Norwegian Air Shuttle Falls Back On Original Business Plan and Returns to Short Haul

The venture into long haul routes has ended for Norwegian Airlines.

Norwegian Air Shuttle

Norwegian Air Shuttle will exit the low-cost long-haul market to focus on services within Norway and to “key European destinations.” The carrier said ongoing COVID-19 travel restrictions mean that “future demand remains highly uncertain” for its flights to the US and Asia, making its long-haul operations no longer viable.

The carrier has 2,160 pilots and crew working at subsidiaries in the UK, U.S., Italy, Spain and France whose jobs will go; 1,100 of those staff are at Norwegian’s London Gatwick base.

In a Press Release dated January 14th, Norwegian’s Board of Directors has outlined a simplified business structure and dedicated short haul route network. With this plan, Norwegian can build a robust and solid company that will attract investors and continue to serve new and existing customers.

Norwegian has long been recognized as an industry leader in low cost travel, winning numerous awards. The company will build on this foundation, focusing on its core Nordics business, operating a European short haul network with narrow body aircraft. The airline will continue to meet its customers’ needs by offering competitive fares across a broad range of domestic routes in Norway, across the Nordics and to key European destinations.

“Our short haul network has always been the backbone of Norwegian and will form the basis of a future resilient business model,” said Jacob Schram, CEO of Norwegian.

The current plan is to serve these markets with around 50 narrow body aircraft in operation in 2021 and to increase that number to around 70 narrow body aircraft in 2022. Furthermore, Norwegian targets to reduce its debt significantly to around NOK 20 billion and to raise NOK 4 – 5 billion in new capital through a combination of a rights issue to current shareholders, a private placement and a hybrid instrument. 

The COVID-19 pandemic has profoundly affected the entire aviation industry. Travel restrictions and changing government advice continue to negatively influence demand for long haul travel, and Norwegian’s entire Boeing 787 Dreamliner fleet has been grounded since March 2020. Future demand remains highly uncertain.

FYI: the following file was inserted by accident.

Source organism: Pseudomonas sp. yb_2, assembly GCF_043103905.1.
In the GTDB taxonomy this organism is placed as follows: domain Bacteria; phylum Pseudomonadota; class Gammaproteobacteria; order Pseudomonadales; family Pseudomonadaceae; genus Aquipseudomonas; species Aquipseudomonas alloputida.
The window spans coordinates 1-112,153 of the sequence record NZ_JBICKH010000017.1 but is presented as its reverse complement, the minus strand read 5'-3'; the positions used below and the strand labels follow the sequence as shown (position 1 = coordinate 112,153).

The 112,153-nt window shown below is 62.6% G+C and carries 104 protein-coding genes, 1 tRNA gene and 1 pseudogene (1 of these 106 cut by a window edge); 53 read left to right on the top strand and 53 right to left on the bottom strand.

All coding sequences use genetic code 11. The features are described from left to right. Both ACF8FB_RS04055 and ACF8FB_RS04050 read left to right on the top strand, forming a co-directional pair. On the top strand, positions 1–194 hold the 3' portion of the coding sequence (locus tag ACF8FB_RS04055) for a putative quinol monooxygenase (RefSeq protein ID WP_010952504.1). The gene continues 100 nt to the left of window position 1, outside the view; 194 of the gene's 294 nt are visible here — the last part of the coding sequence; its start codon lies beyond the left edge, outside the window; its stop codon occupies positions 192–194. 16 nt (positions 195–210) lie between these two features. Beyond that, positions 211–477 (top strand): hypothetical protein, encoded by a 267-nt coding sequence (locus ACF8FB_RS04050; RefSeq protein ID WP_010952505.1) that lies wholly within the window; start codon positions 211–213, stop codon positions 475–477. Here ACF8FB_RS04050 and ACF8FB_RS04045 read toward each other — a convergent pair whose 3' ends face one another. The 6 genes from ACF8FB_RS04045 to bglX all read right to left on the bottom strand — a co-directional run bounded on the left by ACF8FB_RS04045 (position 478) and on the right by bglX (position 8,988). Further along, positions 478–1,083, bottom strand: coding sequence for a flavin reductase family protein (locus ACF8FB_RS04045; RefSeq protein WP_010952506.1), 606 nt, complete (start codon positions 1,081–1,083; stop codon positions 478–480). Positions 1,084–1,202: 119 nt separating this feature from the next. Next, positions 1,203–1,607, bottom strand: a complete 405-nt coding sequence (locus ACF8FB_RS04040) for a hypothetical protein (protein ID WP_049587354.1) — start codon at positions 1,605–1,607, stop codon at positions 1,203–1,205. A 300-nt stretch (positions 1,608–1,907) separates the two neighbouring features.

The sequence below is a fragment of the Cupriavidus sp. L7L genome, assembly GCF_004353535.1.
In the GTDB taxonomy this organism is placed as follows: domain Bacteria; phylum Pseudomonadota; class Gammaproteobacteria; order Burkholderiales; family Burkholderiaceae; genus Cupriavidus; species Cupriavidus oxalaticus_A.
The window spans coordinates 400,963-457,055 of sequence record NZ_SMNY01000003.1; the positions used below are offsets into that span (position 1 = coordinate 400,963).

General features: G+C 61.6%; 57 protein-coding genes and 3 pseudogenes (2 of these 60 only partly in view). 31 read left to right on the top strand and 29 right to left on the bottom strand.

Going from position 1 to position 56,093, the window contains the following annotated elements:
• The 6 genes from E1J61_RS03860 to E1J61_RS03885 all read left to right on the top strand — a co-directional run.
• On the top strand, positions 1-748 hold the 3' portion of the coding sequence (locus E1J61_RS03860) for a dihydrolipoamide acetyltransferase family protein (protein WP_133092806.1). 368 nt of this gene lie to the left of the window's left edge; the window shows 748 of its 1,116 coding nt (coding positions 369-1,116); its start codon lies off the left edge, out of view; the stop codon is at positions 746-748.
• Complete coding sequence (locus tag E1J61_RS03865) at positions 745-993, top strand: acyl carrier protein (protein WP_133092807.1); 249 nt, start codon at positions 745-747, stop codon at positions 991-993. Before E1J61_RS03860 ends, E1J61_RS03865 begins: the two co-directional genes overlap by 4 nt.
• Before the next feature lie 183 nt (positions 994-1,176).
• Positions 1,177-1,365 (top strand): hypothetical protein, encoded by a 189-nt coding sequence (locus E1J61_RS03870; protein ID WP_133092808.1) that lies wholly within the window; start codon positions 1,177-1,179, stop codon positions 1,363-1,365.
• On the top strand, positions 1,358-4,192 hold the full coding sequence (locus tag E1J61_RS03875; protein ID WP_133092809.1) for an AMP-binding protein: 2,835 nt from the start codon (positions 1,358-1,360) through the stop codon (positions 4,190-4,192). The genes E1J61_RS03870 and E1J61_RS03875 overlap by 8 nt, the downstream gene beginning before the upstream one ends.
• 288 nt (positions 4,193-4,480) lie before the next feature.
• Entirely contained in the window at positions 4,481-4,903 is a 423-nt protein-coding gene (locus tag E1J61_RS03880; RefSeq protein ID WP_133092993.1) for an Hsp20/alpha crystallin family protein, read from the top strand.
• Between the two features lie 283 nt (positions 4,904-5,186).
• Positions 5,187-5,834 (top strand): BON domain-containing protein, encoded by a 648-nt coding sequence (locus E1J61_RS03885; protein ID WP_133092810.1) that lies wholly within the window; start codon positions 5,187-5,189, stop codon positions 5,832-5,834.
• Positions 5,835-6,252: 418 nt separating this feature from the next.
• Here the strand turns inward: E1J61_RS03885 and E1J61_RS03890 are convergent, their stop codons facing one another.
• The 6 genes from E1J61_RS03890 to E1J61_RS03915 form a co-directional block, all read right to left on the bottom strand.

“Our focus is to rebuild a strong, profitable Norwegian so that we can safeguard as many jobs as possible. We do not expect customer demand in the long-haul sector to recover in the near future, and our focus will be on developing our short haul network as we emerge from the reorganization process, said Schram. “It is with a heavy heart that we must accept that this will impact dedicated colleagues from across the company. 

Norwegian began offering low-cost long-haul services in May 2013, initially from Oslo and Stockholm Arlanda to New York John F Kennedy using Airbus A340-300s.

Following the arrival of the carrier’s first 787-8 aircraft later that year, further routes were added. Transatlantic service began from Copenhagen while Fort Lauderdale became its second destination in the US.

In the subsequent years, Norwegian became a disruptive force in the European aviation industry under the leadership of co-founder Bjørn Kjos, adding large amounts of capacity and rapidly increasing the number of routes, particularly to US destinations like Boston, Los Angeles, Newark and Oakland.

The airline carved out a niche in finding big point-to-point markets with room to grow and stimulate new traffic, as well as targeting unserved routes to secondary cites.


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